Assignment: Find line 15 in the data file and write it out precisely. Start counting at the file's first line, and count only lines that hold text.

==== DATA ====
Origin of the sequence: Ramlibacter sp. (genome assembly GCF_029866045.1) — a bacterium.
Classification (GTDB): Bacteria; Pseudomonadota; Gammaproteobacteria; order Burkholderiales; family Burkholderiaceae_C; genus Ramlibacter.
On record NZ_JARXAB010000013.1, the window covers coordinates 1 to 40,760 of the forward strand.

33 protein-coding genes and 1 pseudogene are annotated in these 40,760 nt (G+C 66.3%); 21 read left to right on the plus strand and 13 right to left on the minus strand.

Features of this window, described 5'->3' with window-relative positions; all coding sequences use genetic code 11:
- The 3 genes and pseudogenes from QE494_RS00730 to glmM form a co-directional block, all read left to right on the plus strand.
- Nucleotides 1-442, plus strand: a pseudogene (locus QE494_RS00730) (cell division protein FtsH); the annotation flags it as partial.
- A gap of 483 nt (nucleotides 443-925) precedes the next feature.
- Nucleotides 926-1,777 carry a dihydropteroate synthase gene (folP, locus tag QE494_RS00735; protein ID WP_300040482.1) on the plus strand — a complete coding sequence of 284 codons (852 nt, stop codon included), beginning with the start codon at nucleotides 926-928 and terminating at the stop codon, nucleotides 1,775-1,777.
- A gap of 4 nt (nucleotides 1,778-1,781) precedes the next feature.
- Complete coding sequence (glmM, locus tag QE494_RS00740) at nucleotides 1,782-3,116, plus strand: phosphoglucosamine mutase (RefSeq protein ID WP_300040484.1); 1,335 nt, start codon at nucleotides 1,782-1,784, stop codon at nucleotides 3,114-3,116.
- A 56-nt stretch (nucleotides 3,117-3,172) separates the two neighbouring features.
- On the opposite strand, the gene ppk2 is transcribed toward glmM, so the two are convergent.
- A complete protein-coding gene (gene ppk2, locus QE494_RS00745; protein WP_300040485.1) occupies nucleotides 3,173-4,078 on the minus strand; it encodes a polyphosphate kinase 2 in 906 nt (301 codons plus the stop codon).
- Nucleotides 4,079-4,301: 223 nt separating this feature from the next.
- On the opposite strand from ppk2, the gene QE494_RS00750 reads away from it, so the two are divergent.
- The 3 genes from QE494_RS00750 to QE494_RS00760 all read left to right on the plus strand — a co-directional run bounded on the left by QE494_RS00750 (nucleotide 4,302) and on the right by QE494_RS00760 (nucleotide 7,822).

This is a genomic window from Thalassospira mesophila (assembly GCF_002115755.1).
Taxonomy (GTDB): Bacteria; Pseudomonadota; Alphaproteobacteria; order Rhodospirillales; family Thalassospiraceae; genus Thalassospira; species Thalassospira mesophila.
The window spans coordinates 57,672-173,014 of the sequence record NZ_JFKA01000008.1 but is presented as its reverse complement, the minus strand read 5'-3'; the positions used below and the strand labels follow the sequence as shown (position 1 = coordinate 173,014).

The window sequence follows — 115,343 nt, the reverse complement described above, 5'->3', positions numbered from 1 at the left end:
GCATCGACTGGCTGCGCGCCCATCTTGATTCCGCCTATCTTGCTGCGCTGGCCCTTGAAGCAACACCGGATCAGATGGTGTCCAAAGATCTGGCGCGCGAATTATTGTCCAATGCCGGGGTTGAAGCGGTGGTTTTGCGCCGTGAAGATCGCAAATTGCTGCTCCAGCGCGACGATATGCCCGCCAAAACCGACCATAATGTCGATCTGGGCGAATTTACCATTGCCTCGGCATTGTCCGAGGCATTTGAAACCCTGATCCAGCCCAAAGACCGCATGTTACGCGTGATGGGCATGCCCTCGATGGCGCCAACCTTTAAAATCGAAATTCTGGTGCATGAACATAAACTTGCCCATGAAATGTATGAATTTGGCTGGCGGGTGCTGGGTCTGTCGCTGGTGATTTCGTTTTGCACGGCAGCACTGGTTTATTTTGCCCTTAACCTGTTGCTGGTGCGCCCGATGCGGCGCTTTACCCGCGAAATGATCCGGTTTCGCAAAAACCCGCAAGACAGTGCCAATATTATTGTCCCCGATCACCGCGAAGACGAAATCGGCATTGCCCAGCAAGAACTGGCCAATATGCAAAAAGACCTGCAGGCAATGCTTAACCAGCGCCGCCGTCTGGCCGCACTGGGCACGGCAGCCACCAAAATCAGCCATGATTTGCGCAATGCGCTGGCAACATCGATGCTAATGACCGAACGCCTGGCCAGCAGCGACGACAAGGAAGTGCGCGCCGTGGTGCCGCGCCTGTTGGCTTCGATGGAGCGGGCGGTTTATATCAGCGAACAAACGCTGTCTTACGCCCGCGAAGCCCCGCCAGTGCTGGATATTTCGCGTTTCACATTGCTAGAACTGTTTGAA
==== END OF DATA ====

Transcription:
- Nucleotides 4,079-4,301: 223 nt separating this feature from the next.